Posts Tagged ‘level crossings’

Identifying Melbourne railway stations by colour

The other day my 2.5 year old son added a station platform to his train set, and told me “red station is Footscray, green is West Footscray, yellow is Sunshine, and blue is Parliament”. So how does colour get used at Melbourne railway stations? It appears my son has been paying a lot of attention […]

Photos from ten years ago: January 2008

Another instalment in my photos from ten years ago series – this time it is January 2008. We start in the Geelong suburb of North Shore, where I found a Y class locomotive shunting a rake of loaded log wagons into the Midway wood chipping plant. The logs were sourced from native forests in East […]

Why Melbourne built ramps not stairs at railway stations

In your travels by train around Melbourne, you might have noticed something – the vast majority of stations are accessed via ramps, not stairs. This is reinforced by the current version of the Public Transport Victoria network map, which states – “Step free access at all stations except Heyington”. This sounds like quite a win for accessibility, and the result of years of hard and diligent work – but in reality it is just an accident of history based on the way that Melbourne’s rail network was built.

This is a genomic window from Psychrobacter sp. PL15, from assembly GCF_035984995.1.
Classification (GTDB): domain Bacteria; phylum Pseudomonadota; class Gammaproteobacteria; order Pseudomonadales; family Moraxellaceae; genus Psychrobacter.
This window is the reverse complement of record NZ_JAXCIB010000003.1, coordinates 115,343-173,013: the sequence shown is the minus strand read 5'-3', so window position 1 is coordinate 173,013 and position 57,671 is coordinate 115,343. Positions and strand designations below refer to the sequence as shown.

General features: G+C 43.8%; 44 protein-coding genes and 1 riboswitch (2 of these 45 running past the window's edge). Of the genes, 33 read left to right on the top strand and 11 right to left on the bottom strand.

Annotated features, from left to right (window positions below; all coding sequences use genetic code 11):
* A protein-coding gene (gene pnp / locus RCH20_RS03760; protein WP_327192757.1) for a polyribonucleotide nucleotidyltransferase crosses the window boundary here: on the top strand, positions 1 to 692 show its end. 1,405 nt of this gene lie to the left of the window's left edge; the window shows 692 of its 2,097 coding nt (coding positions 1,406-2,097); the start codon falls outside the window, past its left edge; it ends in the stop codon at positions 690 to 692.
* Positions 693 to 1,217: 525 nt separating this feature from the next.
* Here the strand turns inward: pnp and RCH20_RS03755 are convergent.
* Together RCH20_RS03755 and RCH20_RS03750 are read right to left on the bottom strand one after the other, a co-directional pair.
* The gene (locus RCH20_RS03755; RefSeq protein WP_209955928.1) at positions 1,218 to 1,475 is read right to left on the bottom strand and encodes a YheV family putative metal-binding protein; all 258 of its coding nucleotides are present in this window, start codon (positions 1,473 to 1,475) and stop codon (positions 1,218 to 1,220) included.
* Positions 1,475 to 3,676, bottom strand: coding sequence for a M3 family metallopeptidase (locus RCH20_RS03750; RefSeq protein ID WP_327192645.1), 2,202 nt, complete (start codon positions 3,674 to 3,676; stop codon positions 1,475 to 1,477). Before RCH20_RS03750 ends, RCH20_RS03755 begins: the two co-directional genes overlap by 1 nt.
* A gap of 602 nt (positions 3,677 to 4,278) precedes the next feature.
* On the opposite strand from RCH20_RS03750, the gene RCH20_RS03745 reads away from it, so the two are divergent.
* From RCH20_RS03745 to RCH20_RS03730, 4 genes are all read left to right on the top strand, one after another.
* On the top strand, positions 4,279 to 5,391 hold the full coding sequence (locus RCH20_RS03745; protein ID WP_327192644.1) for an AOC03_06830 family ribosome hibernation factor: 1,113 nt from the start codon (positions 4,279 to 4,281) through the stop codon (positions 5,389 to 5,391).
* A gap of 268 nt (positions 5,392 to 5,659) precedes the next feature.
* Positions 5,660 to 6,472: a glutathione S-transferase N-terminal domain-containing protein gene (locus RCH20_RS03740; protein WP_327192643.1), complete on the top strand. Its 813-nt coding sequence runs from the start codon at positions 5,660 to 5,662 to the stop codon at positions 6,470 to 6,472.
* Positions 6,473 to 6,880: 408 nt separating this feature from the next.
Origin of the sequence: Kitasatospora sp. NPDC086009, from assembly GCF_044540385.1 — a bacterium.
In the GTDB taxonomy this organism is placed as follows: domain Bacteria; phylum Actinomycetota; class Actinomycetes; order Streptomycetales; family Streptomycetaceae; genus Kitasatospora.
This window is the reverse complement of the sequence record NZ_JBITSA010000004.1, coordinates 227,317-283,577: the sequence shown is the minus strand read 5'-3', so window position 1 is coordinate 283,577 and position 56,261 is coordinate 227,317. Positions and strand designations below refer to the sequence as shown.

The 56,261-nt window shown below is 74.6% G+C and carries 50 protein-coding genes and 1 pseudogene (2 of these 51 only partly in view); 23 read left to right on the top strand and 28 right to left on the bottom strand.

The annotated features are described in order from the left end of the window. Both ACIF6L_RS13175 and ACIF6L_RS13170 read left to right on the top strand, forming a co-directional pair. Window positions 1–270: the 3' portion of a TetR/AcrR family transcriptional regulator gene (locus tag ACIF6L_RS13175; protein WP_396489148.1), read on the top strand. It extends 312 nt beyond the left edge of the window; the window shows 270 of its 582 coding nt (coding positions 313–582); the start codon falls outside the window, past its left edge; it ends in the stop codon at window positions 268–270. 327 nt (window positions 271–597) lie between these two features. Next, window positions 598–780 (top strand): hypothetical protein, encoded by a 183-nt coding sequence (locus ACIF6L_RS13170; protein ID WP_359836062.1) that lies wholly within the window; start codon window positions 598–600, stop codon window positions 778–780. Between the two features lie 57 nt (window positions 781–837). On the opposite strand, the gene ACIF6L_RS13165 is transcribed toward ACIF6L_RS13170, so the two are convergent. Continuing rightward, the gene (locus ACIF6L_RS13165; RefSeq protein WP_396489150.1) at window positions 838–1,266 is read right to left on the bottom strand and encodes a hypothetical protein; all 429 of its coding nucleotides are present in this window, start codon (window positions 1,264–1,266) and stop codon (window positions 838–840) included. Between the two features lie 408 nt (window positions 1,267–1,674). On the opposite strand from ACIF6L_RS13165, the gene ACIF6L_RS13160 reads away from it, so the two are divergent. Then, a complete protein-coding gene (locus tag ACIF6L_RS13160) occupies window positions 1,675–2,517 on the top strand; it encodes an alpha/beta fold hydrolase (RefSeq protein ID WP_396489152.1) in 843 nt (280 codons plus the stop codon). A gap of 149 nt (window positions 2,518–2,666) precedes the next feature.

Ramp between platform and street at Ascot Vale station

Closing roads to remove level crossings

There are many ways to remove a level crossing – with closing the road being the easiest. An example can be found in Terang, a town of 1,800 people located on the Melbourne-Warrnambool railway line in south-west Victoria.

Former Simpson Street level crossing in Terang

Passengers stuck waiting at pedestrian crossings

One point often missed regarding level crossing is that rail passengers also get stuck waiting at them – leaving them stuck on the wrong side of the tracks and missing the train they were trying to catch. An example of this is Yarraville station, as I found a few years ago.

Crowd of passengers abandoning the platform at Yarraville, after an announcement that no trains were running